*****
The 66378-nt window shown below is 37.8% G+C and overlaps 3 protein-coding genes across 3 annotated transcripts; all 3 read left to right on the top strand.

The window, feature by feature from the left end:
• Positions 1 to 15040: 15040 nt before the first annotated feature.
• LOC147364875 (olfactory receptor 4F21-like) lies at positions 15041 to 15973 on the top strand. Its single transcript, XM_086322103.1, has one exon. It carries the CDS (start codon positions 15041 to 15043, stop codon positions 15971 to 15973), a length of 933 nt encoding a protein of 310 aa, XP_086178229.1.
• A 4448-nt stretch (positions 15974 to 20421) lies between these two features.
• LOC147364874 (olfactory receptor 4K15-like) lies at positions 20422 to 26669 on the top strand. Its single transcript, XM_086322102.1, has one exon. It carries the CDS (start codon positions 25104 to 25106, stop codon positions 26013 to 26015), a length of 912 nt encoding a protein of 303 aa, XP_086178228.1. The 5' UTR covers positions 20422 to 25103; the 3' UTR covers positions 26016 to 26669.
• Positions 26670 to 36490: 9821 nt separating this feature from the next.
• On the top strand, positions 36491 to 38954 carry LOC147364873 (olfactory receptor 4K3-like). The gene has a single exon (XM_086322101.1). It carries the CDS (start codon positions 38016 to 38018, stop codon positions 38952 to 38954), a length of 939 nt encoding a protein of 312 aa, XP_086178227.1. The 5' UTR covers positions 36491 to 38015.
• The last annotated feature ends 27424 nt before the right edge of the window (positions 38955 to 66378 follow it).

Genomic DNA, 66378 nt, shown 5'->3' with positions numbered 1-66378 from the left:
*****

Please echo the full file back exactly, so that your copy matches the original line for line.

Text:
The 66378-nt window shown below is 37.8% G+C and overlaps 3 protein-coding genes across 3 annotated transcripts; all 3 read left to right on the top strand.

The window, feature by feature from the left end:
• Positions 1 to 15040: 15040 nt before the first annotated feature.
• LOC147364875 (olfactory receptor 4F21-like) lies at positions 15041 to 15973 on the top strand. Its single transcript, XM_086322103.1, has one exon. It carries the CDS (start codon positions 15041 to 15043, stop codon positions 15971 to 15973), a length of 933 nt encoding a protein of 310 aa, XP_086178229.1.
• A 4448-nt stretch (positions 15974 to 20421) lies between these two features.
• LOC147364874 (olfactory receptor 4K15-like) lies at positions 20422 to 26669 on the top strand. Its single transcript, XM_086322102.1, has one exon. It carries the CDS (start codon positions 25104 to 25106, stop codon positions 26013 to 26015), a length of 912 nt encoding a protein of 303 aa, XP_086178228.1. The 5' UTR covers positions 20422 to 25103; the 3' UTR covers positions 26016 to 26669.
• Positions 26670 to 36490: 9821 nt separating this feature from the next.
• On the top strand, positions 36491 to 38954 carry LOC147364873 (olfactory receptor 4K3-like). The gene has a single exon (XM_086322101.1). It carries the CDS (start codon positions 38016 to 38018, stop codon positions 38952 to 38954), a length of 939 nt encoding a protein of 312 aa, XP_086178227.1. The 5' UTR covers positions 36491 to 38015.
• The last annotated feature ends 27424 nt before the right edge of the window (positions 38955 to 66378 follow it).

Genomic DNA, 66378 nt, shown 5'->3' with positions numbered 1-66378 from the left: